Like every other public service, education is for sale. Students are widgets or commodities with a price tag. Teachers are no more than McDonald’s-like employees forced to create uniform results and discarding those who don’t make the grade. Many are leaving the profession. Those entering are now the tools of a multi-billion dollar industry. Who will win out will depend on whether or not we see a revolution in education carried out by the parents, students and teachers.

Myles B. Hoenig is a veteran ESOL teacher in Prince George’s County, MD.

More articles by:

CounterPunch Magazine

minimag-edit

August 29, 2016
Eric Draitser
Hillary and the Clinton Foundation: Exemplars of America’s Political Rot
Patrick Timmons
Dildos on Campus, Gun in the Library: the New York Times and the Texas Gun War
Jack Rasmus
Bernie Sanders ‘OR’ Revolution: a Statement or a Question?
Richard Moser
Strategic Choreography and Inside/Outside Organizers
Nigel Clarke
President Obama’s “Now Watch This Drive” Moment
Robert Fisk
Iraq’s Willing Executioners
Wahid Azal
The Banality of Evil and the Ivory Tower Masterminds of the 1953 Coup d’Etat in Iran
Farzana Versey
Romancing the Activist
Frances Madeson
Meet the Geronimos: Apache Leader’s Descendants Talk About Living With the Legacy
Nauman Sadiq
The War on Terror and the Carter Doctrine
Lawrence Wittner
Does the Democratic Party Have a Progressive Platform–and Does It Matter?
Marjorie Cohn
Death to the Death Penalty in California
Winslow Myers
Asking the Right Questions
Rivera Sun
The Sane Candidate: Which Representatives Will End the Endless Wars?
Linn Washington Jr.
Philadelphia District Attorney Hammered for Hypocrisy
Binoy Kampmark
Banning Burkinis: the Politics of Beachwear
Weekend Edition
August 26, 2016
Friday - Sunday
Louisa Willcox
The Unbearable Killing of Yellowstone’s Grizzlies: 2015 Shatters Records for Bear Deaths
Paul Buhle
In the Shadow of the CIA: Liberalism’s Big Embarrassing Moment
Rob Urie
Crisis and Opportunity
Charles Pierson
Wedding Crashers Who Kill
Richard Moser
What is the Inside/Outside Strategy?
Dirk Bezemer – Michael Hudson
Finance is Not the Economy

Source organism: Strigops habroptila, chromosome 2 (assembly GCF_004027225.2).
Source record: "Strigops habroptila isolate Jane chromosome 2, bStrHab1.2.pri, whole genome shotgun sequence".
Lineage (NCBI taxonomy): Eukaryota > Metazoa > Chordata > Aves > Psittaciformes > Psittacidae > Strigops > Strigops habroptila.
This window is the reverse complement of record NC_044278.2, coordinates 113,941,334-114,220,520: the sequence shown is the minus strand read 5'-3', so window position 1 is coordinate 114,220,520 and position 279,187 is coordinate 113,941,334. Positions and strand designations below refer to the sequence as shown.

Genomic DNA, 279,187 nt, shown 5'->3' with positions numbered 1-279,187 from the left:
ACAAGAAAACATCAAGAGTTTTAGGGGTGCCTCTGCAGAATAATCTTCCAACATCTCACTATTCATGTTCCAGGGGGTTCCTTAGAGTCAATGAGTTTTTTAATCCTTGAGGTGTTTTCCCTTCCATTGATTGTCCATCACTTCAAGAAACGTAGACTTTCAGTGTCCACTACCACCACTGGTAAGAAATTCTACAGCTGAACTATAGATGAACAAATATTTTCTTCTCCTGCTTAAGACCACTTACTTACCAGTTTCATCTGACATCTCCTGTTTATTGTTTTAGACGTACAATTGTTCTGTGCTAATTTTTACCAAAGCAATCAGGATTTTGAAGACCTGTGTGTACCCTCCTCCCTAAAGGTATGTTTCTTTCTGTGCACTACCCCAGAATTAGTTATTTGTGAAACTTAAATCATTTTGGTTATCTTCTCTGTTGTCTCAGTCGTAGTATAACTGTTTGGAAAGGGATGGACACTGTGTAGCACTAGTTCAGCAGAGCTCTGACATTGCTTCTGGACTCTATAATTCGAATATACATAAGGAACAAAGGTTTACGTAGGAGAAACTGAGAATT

Jeffrey St. Clair
Roaming Charges: Bernie’s Used Cars
Margaret Kimberley
Hillary and Colin: the War Criminal Charade
Patrick Cockburn
Turkey’s Foray into Syria: a Gamble in a Very Dangerous Game
Ishmael Reed
Birther Tries to Flim Flam Blacks  
Brian Terrell
What Makes a Hate Group?
Andrew Levine
How Donald Trump Can Still be a Hero: Force the Guardians of the Duopoly to Open Up the Debates
Howard Lisnoff
Trouble in Political Paradise
Terry Tempest Williams
Will Our National Parks Survive the Next 100 Years?
Ben Debney
The Swimsuit that Overthrew the State
Ashley Smith
Anti-imperialism and the Syrian Revolution
Andrew Stewart
Did Gore Throw the 2000 Election?
Vincent Navarro
Is the Nation State and Its Welfare State Dead? a Critique of Varoufakis
John Wight
Syria’s Kurds and the Wages of Treachery
Lawrence Davidson
The New Anti-Semitism: the Case of Joy Karega
Mateo Pimentel
The Affordable Care Act: A Litmus Test for American Capitalism?
Roger Annis
In Northern Syria, Turkey Opens New Front in its War Against the Kurds
David Swanson
ABC Shifts Blame from US Wars to Doctors Without Borders
Norman Pollack
American Exceptionalism: A Pernicious Doctrine
Ralph Nader
Readers Think, Thinkers Read
Julia Morris
The Mythologies of the Nauruan Refugee Nation
George Wuerthner
Caving to Ranchers: the Misguided Decision to Kill the Profanity Wolf Pack
Ann Garrison
Unworthy Victims: Houthis and Hutus
Julian Vigo
Britain’s Slavery Legacy
FacebookTwitterGoogle+RedditEmail